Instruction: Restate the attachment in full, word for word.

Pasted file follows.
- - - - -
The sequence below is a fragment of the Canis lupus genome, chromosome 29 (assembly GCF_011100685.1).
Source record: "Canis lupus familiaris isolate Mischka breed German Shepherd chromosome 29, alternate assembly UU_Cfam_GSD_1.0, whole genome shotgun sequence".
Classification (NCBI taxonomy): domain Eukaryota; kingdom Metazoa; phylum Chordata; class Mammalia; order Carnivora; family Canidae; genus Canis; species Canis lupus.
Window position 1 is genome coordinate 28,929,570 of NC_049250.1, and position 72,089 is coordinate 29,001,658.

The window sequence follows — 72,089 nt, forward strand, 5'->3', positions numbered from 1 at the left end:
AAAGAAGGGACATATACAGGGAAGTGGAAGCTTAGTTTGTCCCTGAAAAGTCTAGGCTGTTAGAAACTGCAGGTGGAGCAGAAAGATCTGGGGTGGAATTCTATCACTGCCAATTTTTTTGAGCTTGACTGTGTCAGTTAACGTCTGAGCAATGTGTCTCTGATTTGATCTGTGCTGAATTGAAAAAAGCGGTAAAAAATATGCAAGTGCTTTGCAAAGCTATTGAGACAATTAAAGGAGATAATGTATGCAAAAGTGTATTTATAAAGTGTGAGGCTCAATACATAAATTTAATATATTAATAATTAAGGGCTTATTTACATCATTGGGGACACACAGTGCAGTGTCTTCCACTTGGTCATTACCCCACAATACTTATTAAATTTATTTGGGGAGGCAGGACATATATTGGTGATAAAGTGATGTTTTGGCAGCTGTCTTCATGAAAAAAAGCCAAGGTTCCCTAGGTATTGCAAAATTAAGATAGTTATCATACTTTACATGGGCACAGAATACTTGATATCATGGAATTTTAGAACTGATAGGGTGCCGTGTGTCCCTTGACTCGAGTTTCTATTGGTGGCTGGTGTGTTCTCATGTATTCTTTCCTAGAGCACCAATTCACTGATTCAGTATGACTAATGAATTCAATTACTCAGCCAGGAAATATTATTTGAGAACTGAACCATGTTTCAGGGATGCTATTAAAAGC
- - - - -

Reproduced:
The sequence below is a fragment of the Canis lupus genome, chromosome 29 (assembly GCF_011100685.1).
Source record: "Canis lupus familiaris isolate Mischka breed German Shepherd chromosome 29, alternate assembly UU_Cfam_GSD_1.0, whole genome shotgun sequence".
Classification (NCBI taxonomy): domain Eukaryota; kingdom Metazoa; phylum Chordata; class Mammalia; order Carnivora; family Canidae; genus Canis; species Canis lupus.
Window position 1 is genome coordinate 28,929,570 of NC_049250.1, and position 72,089 is coordinate 29,001,658.

The window sequence follows — 72,089 nt, forward strand, 5'->3', positions numbered from 1 at the left end:
AAAGAAGGGACATATACAGGGAAGTGGAAGCTTAGTTTGTCCCTGAAAAGTCTAGGCTGTTAGAAACTGCAGGTGGAGCAGAAAGATCTGGGGTGGAATTCTATCACTGCCAATTTTTTTGAGCTTGACTGTGTCAGTTAACGTCTGAGCAATGTGTCTCTGATTTGATCTGTGCTGAATTGAAAAAAGCGGTAAAAAATATGCAAGTGCTTTGCAAAGCTATTGAGACAATTAAAGGAGATAATGTATGCAAAAGTGTATTTATAAAGTGTGAGGCTCAATACATAAATTTAATATATTAATAATTAAGGGCTTATTTACATCATTGGGGACACACAGTGCAGTGTCTTCCACTTGGTCATTACCCCACAATACTTATTAAATTTATTTGGGGAGGCAGGACATATATTGGTGATAAAGTGATGTTTTGGCAGCTGTCTTCATGAAAAAAAGCCAAGGTTCCCTAGGTATTGCAAAATTAAGATAGTTATCATACTTTACATGGGCACAGAATACTTGATATCATGGAATTTTAGAACTGATAGGGTGCCGTGTGTCCCTTGACTCGAGTTTCTATTGGTGGCTGGTGTGTTCTCATGTATTCTTTCCTAGAGCACCAATTCACTGATTCAGTATGACTAATGAATTCAATTACTCAGCCAGGAAATATTATTTGAGAACTGAACCATGTTTCAGGGATGCTATTAAAAGC